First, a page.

The recent CAG report points out several performance and financial anomalies in Himachal Pradesh’s power sector

The report of the Comptroller and Auditor General of India presented at the Himachal Pradesh Assembly during the recent budget session has pointed out various anomalies on the part of the State’s power sector. The private sector companies have kept environmental concerns aside and let the river beds get dried up by not letting adequate flow of water, say the report.

The State government that claims of having a gross potential of 23,000 MWs of hydro energy could just make 1,805 MW of power potential operational out of 10,131 MWs it had allotted to the independent power producers (IPPs) in the past 10 years, according to the report. Out of 559 such projects allotted to the IPPs, only 55 were made operational.

While giving a river-wise potential of hydro power in the hill State, the CAG report said that the State could have harnessed about 7,922 MW of potential including 473 MW in the State sector, 5,644 MW in Centre or joint sector and 1,805 MW in private sector. The report has also brought out irregularities committed by a private company Jai Prakash Associates that had enhanced, on its own, its generation capacity to 1,200 MW from the allotted 1,000 MWs in its Karcham Wangtoo project in Kinnaur district.

Execution of 40 hydropower projects having total capacity of 315.35 MW could not progress well and suffered due to reasons such as inadequate or non-conducting of feasibility studies, non-approval of Detailed Project Reports (DPRs) and non-signing of implementation agreements by the IPPs within the prescribed time frame.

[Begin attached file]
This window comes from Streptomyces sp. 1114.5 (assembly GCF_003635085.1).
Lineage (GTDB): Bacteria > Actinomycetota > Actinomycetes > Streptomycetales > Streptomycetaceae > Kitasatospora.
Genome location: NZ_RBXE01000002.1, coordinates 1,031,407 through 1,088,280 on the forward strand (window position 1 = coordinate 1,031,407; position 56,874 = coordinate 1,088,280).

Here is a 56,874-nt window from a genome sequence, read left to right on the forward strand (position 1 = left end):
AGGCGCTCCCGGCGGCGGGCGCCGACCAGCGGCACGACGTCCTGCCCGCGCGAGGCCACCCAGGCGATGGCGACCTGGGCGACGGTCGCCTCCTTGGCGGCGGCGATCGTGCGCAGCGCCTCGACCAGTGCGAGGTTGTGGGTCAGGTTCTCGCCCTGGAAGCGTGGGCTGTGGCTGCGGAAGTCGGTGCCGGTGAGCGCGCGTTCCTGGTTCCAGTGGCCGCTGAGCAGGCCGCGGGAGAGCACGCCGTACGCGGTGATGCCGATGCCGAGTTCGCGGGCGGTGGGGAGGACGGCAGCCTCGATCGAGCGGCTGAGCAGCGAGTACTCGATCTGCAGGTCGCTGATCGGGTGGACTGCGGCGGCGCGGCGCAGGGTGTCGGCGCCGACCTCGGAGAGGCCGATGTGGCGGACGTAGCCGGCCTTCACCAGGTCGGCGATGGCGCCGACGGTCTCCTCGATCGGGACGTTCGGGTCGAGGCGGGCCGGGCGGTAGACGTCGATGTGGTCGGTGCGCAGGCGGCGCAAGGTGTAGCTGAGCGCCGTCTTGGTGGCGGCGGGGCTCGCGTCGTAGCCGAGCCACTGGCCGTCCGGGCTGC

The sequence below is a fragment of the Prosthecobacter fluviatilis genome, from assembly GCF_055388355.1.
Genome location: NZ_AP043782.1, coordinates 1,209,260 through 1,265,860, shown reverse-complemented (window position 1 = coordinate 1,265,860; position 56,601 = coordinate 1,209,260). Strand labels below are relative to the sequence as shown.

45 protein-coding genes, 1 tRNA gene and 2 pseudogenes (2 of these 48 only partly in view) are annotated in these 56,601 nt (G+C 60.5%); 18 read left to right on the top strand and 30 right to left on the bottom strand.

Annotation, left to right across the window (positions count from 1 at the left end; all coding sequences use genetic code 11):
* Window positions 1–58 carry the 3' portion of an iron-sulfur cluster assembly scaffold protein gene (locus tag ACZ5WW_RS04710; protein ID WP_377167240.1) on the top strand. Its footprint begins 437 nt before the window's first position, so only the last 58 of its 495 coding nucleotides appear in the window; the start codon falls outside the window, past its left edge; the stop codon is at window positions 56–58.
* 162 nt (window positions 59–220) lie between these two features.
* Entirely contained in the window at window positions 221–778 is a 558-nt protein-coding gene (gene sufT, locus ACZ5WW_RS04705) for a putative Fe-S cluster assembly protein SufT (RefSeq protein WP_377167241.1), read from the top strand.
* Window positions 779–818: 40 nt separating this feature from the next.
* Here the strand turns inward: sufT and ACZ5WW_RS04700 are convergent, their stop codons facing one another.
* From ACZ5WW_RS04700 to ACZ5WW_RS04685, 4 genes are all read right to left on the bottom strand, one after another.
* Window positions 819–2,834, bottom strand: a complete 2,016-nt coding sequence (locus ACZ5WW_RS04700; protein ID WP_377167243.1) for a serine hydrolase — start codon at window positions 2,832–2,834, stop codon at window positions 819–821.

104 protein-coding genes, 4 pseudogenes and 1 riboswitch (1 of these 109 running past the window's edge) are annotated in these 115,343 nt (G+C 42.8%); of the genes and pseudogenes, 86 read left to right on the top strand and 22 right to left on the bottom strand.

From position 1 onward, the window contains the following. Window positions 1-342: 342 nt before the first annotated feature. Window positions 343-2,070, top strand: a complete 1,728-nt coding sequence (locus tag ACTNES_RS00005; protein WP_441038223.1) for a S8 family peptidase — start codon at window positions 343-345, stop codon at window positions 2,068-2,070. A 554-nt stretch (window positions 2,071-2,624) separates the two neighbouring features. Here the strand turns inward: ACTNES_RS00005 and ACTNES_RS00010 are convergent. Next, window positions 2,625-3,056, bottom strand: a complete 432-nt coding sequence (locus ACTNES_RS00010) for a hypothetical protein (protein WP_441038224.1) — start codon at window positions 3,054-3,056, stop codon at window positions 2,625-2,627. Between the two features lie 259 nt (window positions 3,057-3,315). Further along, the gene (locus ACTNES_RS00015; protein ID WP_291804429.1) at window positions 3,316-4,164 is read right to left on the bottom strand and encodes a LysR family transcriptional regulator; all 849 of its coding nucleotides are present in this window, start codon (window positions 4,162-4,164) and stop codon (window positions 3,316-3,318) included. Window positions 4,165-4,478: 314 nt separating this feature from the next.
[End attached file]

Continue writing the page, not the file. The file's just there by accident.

Negligence of environment concern was quite visible as for the sustenance of aquatic eco-system and nearby ground water aquifers; minimum water flow of 15 per cent immediately downstream was not kept by the IPPs, blamed the report. The hydro power policy requires that IPPs should ensure a minimum flow of 15 per cent water immediately downstream of the diversion structure of the project all time, including the lean season of November to March, keeping in mind the fragile ecology and in addressing issues concerning riparian rights, drinking water and health.

The reports pointed out that in the Manjhal project in Chamba district, one out of 16 operational projects selected for test check, the river beds had completely dried up and adequate flow of water for sustenance of ecology and nearby ground water aquifers was not available at all.

After Himachal Pradesh’s Power Department got a nod from the State’s regulatory commission for raising an energy bill at less than market rates, it resulted in a revenue loss of Rs 19.02 crore, the CAG report found out. “Against 73.169585 million units of energy, the State power board accepted 67.4189 million units and demand was created against the Power Trading Corporation (PTC) for reduced units of energy which resulted in loss of Rs 3.31 crore,” the report said.

In another glaring loss, the PTC had drawn a supplementary agreement which made the government liable to bear all charges or losses which were required to be borne by PTC.